The Palms Motor Hotel crouches behind a neon sign that is perhaps 40 feet tall and 15 feet wide. It features palm trees, monkeys, and a massive yellow illuminated arrow that points you toward the lobby. As a bonus, prospective guests are promised FREE TV. Not to be outdone by The Palms, the nearby Mel's Motor Inn offers wayfarers DIRECT DIAL PHONES and COLOR TV.

By 1975, over 42,000 miles of superhighway had been built, relegating nearly half of the older U.S. Highways to the status of "bypass" or, worse, were decommissioned altogether. For many small towns that struggled for their existence even under the best conditions, the superhighway system was the final blow to their survival.

Independently owned motor courts were further marginalized by corporate chains like Motel 6, which opened its first location in Santa Barbara in 1962, attracting budget travelers at $6 per night. The thrill of discovering the unique atmosphere of a local road
side motel was eventually replaced by the bland assurances of sameness and efficiency.
At one time, Paul Bunyan welcomed all travelers to Portland.

The motels along Interstate Avenue are a reminder that prosperity is brief. For the residents of North Portland in the postwar years, the American promise of financial abundance was as empty as the grin on the Paul Bunyan statue at the corner of Interstate and Denver; the Great Dream as unattainable as a mirage on an Arizona highway.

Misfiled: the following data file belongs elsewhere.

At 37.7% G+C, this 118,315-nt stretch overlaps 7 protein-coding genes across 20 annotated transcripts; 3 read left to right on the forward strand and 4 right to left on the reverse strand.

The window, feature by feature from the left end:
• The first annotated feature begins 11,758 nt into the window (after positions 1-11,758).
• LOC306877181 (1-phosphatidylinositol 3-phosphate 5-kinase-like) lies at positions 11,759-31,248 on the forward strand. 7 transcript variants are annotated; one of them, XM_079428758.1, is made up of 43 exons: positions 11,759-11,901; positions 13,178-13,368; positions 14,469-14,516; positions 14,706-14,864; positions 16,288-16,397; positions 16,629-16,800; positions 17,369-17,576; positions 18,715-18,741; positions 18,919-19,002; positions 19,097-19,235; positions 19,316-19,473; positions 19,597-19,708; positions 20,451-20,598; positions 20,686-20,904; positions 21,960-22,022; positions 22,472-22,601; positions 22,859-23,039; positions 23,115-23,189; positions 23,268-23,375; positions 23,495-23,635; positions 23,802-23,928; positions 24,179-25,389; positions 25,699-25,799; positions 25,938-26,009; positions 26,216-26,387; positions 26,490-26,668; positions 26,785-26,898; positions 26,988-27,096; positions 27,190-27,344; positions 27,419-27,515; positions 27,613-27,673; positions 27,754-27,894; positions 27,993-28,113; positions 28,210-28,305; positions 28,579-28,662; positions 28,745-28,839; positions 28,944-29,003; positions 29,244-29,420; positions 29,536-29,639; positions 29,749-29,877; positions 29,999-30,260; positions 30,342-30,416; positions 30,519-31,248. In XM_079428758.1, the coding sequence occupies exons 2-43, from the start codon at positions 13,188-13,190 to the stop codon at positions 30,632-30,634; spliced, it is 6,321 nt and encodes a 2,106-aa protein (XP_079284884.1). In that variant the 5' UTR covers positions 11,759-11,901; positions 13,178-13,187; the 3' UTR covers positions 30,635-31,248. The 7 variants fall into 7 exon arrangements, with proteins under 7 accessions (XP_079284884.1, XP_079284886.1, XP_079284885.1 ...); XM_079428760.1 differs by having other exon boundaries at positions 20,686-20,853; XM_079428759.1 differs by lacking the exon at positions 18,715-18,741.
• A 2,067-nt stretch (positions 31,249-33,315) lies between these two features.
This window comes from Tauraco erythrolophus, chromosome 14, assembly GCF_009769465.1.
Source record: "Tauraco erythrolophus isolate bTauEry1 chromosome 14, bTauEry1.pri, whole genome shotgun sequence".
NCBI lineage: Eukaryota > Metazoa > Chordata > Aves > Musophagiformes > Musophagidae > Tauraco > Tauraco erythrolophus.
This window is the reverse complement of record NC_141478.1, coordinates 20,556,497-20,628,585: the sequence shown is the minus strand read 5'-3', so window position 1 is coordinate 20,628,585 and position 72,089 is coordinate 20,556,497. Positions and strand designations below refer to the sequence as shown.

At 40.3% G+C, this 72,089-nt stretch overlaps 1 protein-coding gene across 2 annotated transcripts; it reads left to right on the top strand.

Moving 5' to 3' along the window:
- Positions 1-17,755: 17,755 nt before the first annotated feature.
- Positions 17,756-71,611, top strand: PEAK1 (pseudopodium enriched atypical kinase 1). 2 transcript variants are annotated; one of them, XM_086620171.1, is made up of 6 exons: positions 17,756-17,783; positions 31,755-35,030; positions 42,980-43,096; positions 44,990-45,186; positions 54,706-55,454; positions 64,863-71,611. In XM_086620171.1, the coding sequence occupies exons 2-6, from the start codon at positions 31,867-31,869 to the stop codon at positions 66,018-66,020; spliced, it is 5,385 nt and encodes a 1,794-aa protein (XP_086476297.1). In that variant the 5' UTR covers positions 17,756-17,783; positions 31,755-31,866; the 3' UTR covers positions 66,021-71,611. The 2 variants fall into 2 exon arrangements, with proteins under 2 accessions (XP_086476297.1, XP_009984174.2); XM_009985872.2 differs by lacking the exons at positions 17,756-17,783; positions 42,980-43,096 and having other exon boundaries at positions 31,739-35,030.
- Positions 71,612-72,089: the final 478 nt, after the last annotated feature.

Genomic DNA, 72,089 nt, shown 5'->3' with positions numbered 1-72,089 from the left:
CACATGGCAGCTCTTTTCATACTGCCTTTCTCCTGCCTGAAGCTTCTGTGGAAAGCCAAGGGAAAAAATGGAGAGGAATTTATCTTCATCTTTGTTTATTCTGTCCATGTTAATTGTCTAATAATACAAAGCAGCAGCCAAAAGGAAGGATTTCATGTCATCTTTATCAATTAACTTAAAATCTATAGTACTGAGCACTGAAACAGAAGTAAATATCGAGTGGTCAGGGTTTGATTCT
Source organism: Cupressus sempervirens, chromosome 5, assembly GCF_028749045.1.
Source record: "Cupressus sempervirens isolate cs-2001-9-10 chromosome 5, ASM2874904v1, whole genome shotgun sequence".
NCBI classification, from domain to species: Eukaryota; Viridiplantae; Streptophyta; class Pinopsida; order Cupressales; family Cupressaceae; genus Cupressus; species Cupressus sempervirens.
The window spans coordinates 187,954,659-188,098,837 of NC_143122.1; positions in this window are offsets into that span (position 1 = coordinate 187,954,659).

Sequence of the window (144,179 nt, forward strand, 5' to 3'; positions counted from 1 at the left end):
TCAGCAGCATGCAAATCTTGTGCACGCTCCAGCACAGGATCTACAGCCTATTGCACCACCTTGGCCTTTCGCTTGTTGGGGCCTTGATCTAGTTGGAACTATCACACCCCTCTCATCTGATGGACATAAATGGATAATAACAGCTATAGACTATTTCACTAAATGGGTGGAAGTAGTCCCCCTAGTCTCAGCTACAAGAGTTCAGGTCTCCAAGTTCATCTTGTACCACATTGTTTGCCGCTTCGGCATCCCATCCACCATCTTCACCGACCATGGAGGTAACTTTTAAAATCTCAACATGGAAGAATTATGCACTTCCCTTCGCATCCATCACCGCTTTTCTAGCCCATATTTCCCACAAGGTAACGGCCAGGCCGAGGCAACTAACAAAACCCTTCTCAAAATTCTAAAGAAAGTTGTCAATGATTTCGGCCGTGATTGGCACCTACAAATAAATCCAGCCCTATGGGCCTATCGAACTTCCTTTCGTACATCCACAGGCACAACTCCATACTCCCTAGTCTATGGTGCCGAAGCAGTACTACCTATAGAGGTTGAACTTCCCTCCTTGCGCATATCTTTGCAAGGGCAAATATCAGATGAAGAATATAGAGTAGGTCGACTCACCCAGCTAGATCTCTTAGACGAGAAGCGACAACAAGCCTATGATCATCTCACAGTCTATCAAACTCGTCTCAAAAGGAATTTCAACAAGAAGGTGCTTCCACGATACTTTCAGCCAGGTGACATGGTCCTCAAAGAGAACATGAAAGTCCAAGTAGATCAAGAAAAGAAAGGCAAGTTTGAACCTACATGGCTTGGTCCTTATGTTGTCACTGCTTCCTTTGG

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thebard's_paramour said...

US Route 30 runs from Chicago IL, through to Portland. It is a two-lane that is still favored by truckers when the interstates close due to blowing snow, and is a more scenic trip west by any mean.


B.Rem said...

Good post. I'm a resident of NoPo, fully aware of the history of my neighborhood but unable to really appreciate it. Interstate Ave. is so clogged with cars, MAX trains and storefronts that have fallen into disrepair that it's hard to get a good impression of it. However, the kitschy landmarks that dot this (now seedy) stretch of road are a thought-provoking reminder of the area's past. Your conclusions serve a similar purpose. Hard to believe the historic 'interstate highway' was almost renamed.

Unknown said...

do you have any known information along with the name about a cabin motel built on sandy blvd. in portland oregon that has since been taken down? thank you.